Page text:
Bulgarian journalist and politician Elena Yoncheva, who is targeted by the prosecution, didn’t make her case easier by taking aim at the Prime Minister. Krassen Nikolov has the story.
“I would like to tell you the story of a boss, who has been directing a mafia for 10 years and has been winning state contracts for years. The man in question is Bernardo Provenzano. The boss of the Sicilian mafia for 10 years.” Thus began former journalist and current MP from the Bulgarian Socialist Party, Elena Yoncheva’s speech before the BSP’s party convention. After that at she made a direct comparison between the Sicilian and the Bulgarian mafia.
Without mentioning PM Boyko Borissov by name, she said a “capo” was governing Bulgaria.
“The capo governing Bulgaria says: ‘There is corruption in Bulgaria just as there is corruption all over Europe’. The problem in Bulgaria is not the corruption, it is the enormous amount of embezzlements: €11 billion a year”, Yoncheva continued. She further made a point about the thousands of Bulgarians who leave the country every year because of the low incomes and widespread injustice.
Yoncheva was in the center of the public’s attention last week, after she was charged with laundering money from the Corporate Commercial Bank (CCB), which collapsed back in 2014. The Prosecutor’s Office claims Yoncheva used €330,000 to finance her TV reporting from hotbeds of tension and that that this money was stolen from the Corporate Commercial Bank (KTB of CCB), which went bankrupt in 2014. At the time Yoncheva was working for TV7, a channel solely financed by the CCB’s owner, Tsvetan Vassilev.
Yoncheva says the charges against her are a form of “repression”, and that the Prosecutor’s Office is executing GERB’s wishes. She promised to publish new reporting, uncovering corruption schemes in this government. Yoncheva will likely lead BSP’s ballot for the European elections. The accusations against her emerge at a very convenient time for GERB. The whole story looks very dubious.
EUElectionsBulgaria analyzed the case and found some very strange circumstances. Yoncheva is accused of laundering €330,000, which the prosecutors claim were stolen from CCB. The problem here is that nobody has been charged for such a theft. This should mean that as far as the Prosecutor’s Office is concerned, there is no stolen money. How is it possible then to launder money, whose origin is not proven to be illegal?
The only logical explanation is that the state prosecution is eager to charge Yoncheva before the European elections. She is the most likely candidate to lead BSP’s list, at a time when Borissov’s party and the socialists are neck and neck.
The second disturbing circumstance is that the indictment copy-pastes an accusation made by three GERB MPs in the summer of last year.
The third big problem is named Nikolay Barekov.
In 2013 the current MEP Barekov was the TV7’s executive director. This was the channel, for which Yoncheva worked at the time the alleged money laundering took place. He was Yoncheva’s boss and had access to a much larger chunk of CCB’s capital.
In 2014 Barekov established the political party Bulgaria Without Censorship and coalesced with VMRO-BND. The alliance brought its fruits and Barekov was elected MEP together with Angel Dzhambazki from VMRO-BND. The banker Vassilev has admitted that he has supported Bulgaria Without Censorship financially. This was also confirmed by witnesses in the criminal trial for CCB’s bankruptcy.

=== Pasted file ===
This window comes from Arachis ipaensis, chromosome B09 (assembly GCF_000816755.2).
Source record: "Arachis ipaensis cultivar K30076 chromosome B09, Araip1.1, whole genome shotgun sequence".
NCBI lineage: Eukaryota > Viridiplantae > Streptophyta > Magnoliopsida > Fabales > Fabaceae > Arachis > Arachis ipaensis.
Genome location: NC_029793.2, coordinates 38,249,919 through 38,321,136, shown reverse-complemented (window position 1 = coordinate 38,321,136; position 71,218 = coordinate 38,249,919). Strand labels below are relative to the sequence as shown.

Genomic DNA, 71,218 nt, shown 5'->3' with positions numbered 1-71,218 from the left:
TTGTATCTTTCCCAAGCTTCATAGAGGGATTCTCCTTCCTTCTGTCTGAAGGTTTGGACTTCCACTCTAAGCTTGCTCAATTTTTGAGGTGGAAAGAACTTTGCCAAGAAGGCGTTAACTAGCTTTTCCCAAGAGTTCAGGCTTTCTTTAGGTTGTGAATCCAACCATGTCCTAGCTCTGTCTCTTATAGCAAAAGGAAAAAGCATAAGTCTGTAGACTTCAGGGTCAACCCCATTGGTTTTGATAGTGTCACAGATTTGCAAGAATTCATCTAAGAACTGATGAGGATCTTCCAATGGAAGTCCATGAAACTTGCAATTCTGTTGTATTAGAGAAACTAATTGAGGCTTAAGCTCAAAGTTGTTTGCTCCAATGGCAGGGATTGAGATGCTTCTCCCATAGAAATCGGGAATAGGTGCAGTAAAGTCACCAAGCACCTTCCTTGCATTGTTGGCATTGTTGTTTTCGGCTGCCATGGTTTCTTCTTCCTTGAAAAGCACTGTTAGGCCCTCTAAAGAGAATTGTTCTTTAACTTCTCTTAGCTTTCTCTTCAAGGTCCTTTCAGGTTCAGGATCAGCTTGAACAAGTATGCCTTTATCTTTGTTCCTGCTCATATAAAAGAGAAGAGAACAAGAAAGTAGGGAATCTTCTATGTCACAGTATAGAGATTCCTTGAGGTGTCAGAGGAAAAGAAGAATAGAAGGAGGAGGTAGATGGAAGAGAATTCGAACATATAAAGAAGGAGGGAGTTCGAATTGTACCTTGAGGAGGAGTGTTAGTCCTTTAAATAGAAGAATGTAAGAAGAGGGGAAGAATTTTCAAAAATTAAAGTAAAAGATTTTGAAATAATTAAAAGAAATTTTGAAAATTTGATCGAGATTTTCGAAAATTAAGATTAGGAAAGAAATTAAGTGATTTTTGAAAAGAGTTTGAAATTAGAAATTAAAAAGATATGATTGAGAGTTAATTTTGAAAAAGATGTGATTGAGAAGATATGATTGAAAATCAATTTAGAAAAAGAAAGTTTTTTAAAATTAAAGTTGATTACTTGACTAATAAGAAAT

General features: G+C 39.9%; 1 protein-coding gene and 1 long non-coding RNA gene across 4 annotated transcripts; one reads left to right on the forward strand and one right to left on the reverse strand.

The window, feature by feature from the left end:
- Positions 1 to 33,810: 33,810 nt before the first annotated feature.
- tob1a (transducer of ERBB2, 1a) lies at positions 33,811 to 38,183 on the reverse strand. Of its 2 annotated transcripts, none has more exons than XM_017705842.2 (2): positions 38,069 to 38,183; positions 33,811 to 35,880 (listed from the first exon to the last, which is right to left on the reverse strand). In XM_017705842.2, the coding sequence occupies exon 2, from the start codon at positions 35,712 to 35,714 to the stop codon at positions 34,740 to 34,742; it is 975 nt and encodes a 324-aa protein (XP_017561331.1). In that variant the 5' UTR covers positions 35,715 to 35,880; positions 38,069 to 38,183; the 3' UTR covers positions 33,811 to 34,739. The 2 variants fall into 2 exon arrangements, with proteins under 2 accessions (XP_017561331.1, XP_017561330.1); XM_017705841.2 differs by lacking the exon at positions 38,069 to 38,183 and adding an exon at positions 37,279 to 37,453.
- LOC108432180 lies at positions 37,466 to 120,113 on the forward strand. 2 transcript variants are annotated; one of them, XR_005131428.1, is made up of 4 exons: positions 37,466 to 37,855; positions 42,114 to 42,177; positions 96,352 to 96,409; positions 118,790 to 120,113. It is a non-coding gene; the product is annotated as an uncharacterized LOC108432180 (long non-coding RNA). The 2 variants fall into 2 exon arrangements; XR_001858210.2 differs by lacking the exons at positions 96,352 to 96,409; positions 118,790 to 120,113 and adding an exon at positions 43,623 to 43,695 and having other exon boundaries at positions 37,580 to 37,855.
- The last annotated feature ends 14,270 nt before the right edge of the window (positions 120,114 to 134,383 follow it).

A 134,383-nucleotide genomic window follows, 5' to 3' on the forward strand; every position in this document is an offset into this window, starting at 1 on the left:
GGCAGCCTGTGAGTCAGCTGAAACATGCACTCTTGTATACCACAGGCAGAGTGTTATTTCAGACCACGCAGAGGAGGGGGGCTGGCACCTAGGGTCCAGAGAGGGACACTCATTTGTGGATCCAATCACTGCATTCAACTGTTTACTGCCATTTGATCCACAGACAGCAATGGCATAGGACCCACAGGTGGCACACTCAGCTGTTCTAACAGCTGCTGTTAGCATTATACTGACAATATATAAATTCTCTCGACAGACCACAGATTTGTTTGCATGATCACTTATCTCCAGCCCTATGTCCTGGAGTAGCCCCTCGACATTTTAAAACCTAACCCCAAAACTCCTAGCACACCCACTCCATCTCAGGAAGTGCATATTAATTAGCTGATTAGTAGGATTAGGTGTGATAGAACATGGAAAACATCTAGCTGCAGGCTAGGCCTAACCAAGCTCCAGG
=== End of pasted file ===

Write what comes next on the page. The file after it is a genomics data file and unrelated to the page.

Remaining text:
The witnesses in the case have many interesting stories about what happened. Nikolay Barekov and Bulgaria Without Censorship’s financial officer, Hristo Tsirkov has testified in the case. According to his testimony he has been working with Barekov since 2012.
Tsirkov also said that in late 2013 he began making visits to the office of one of CCB’s heads (Bisser Lazov) and after that carried special white envelopes for Barekov. In the beginning Tsirkov was not certain if the envelopes contained money or documents.
“At one point the envelopes began growing thicker. Then, when I took them in my hand, I realized that most likely they contained bank notes. Only the first couple of times I wasn’t sure what I had been carrying. Later I knew it was money”, Tsirkov told investigators, as cited by Capital Weekly. He said that over time the money, which he carried came in larger envelopes, then in bags, and eventually – in a sack with dimensions approximately 60 x 30 cm. The sack was handed to Barekov days before the European elections in 2014.
Tsirkov claims the money he took was never declared, and the payments were made only in cash. The money went to the profit of people close to Barekov according to his instructions. The indictment for the CCB case says a total of 25 million leva (€12.5 million) of CCB’s funds has ended up in Barekov’s political party. The investigators for the case claim these funds were stolen from the bank, but no charges have been filed against the MEP to date. The National Revenue Agency probed Barekov in the past for illegally funding his party also, but the inquiry has not led to anything.
How could Yoncheva be charged for laundering €330,000 without this being preceded by a conviction for embezzlement of CCB funds; and at the same time, how could Barekov not be charged, even though there are witness testimonies to that effect in the CCB court case?
One possible explanation why Barekov is immune to the justice system dates back to 2013. In late May 2013 Barekov was TV7’s executive director. Then he organized a protest in support of Prosecutor General Sotir Tsatsarov in front of Sofia’s main courthouse building. Barekov and the people close to him held signs “Tsatsarov – We Stand with You” and “At last: An Honest Prosecutor General”. Even now, the MEP has never dared to criticize the Prosecutor General.
The same can be said for PM Boyko Borissov.